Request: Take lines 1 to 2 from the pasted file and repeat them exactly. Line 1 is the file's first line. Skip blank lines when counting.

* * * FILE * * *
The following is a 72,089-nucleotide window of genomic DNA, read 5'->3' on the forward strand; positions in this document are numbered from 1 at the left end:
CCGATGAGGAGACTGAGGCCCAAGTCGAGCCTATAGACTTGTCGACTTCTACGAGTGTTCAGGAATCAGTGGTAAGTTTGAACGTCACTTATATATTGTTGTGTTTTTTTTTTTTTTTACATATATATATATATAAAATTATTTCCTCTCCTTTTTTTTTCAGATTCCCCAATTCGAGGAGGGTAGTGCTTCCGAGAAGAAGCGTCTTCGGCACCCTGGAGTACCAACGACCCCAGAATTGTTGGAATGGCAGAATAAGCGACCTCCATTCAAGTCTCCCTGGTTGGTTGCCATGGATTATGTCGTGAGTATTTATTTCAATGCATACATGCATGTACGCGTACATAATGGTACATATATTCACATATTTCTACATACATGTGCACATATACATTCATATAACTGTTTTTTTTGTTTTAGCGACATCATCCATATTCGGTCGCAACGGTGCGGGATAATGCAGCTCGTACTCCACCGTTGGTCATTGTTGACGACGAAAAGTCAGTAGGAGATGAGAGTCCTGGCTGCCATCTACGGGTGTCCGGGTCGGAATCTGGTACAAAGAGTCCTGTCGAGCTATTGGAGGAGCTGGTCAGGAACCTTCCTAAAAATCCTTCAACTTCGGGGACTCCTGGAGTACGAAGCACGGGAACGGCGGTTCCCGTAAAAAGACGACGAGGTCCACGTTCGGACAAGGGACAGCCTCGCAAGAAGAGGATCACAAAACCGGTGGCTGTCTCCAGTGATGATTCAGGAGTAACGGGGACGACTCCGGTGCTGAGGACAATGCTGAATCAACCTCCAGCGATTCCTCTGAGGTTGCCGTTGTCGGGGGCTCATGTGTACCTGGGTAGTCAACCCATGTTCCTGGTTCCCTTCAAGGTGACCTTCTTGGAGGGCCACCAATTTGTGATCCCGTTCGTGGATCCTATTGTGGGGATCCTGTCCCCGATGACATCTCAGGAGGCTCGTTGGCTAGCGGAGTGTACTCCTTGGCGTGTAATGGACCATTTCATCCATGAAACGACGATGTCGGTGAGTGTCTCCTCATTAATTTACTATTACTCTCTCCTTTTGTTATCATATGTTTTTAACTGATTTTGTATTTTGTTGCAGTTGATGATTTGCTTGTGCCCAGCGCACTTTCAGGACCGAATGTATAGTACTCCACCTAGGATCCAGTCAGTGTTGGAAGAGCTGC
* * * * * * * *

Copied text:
The following is a 72,089-nucleotide window of genomic DNA, read 5'->3' on the forward strand; positions in this document are numbered from 1 at the left end:
CCGATGAGGAGACTGAGGCCCAAGTCGAGCCTATAGACTTGTCGACTTCTACGAGTGTTCAGGAATCAGTGGTAAGTTTGAACGTCACTTATATATTGTTGTGTTTTTTTTTTTTTTTACATATATATATATATAAAATTATTTCCTCTCCTTTTTTTTTCAGATTCCCCAATTCGAGGAGGGTAGTGCTTCCGAGAAGAAGCGTCTTCGGCACCCTGGAGTACCAACGACCCCAGAATTGTTGGAATGGCAGAATAAGCGACCTCCATTCAAGTCTCCCTGGTTGGTTGCCATGGATTATGTCGTGAGTATTTATTTCAATGCATACATGCATGTACGCGTACATAATGGTACATATATTCACATATTTCTACATACATGTGCACATATACATTCATATAACTGTTTTTTTTGTTTTAGCGACATCATCCATATTCGGTCGCAACGGTGCGGGATAATGCAGCTCGTACTCCACCGTTGGTCATTGTTGACGACGAAAAGTCAGTAGGAGATGAGAGTCCTGGCTGCCATCTACGGGTGTCCGGGTCGGAATCTGGTACAAAGAGTCCTGTCGAGCTATTGGAGGAGCTGGTCAGGAACCTTCCTAAAAATCCTTCAACTTCGGGGACTCCTGGAGTACGAAGCACGGGAACGGCGGTTCCCGTAAAAAGACGACGAGGTCCACGTTCGGACAAGGGACAGCCTCGCAAGAAGAGGATCACAAAACCGGTGGCTGTCTCCAGTGATGATTCAGGAGTAACGGGGACGACTCCGGTGCTGAGGACAATGCTGAATCAACCTCCAGCGATTCCTCTGAGGTTGCCGTTGTCGGGGGCTCATGTGTACCTGGGTAGTCAACCCATGTTCCTGGTTCCCTTCAAGGTGACCTTCTTGGAGGGCCACCAATTTGTGATCCCGTTCGTGGATCCTATTGTGGGGATCCTGTCCCCGATGACATCTCAGGAGGCTCGTTGGCTAGCGGAGTGTACTCCTTGGCGTGTAATGGACCATTTCATCCATGAAACGACGATGTCGGTGAGTGTCTCCTCATTAATTTACTATTACTCTCTCCTTTTGTTATCATATGTTTTTAACTGATTTTGTATTTTGTTGCAGTTGATGATTTGCTTGTGCCCAGCGCACTTTCAGGACCGAATGTATAGTACTCCACCTAGGATCCAGTCAGTGTTGGAAGAGCTGC